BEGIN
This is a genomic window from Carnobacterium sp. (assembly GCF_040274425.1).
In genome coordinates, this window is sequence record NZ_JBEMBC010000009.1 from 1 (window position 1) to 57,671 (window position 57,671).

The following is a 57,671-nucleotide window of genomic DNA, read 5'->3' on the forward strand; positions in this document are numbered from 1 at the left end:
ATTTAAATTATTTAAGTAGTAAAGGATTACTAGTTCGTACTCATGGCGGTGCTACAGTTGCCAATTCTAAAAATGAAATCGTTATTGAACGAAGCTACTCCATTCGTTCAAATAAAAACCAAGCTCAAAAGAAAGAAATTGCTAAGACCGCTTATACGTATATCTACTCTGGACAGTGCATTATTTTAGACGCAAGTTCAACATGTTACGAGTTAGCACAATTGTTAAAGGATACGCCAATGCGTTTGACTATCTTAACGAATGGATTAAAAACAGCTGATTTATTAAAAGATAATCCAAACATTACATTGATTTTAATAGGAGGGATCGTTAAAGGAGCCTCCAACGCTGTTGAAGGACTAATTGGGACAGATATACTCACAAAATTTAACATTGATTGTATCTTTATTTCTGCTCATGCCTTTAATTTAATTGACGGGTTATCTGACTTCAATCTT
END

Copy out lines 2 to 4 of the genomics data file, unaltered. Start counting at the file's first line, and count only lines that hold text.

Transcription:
In genome coordinates, this window is sequence record NZ_JBEMBC010000009.1 from 1 (window position 1) to 57,671 (window position 57,671).

The following is a 57,671-nucleotide window of genomic DNA, read 5'->3' on the forward strand; positions in this document are numbered from 1 at the left end:
ATTTAAATTATTTAAGTAGTAAAGGATTACTAGTTCGTACTCATGGCGGTGCTACAGTTGCCAATTCTAAAAATGAAATCGTTATTGAACGAAGCTACTCCATTCGTTCAAATAAAAACCAAGCTCAAAAGAAAGAAATTGCTAAGACCGCTTATACGTATATCTACTCTGGACAGTGCATTATTTTAGACGCAAGTTCAACATGTTACGAGTTAGCACAATTGTTAAAGGATACGCCAATGCGTTTGACTATCTTAACGAATGGATTAAAAACAGCTGATTTATTAAAAGATAATCCAAACATTACATTGATTTTAATAGGAGGGATCGTTAAAGGAGCCTCCAACGCTGTTGAAGGACTAATTGGGACAGATATACTCACAAAATTTAACATTGATTGTATCTTTATTTCTGCTCATGCCTTTAATTTAATTGACGGGTTATCTGACTTCAATCTT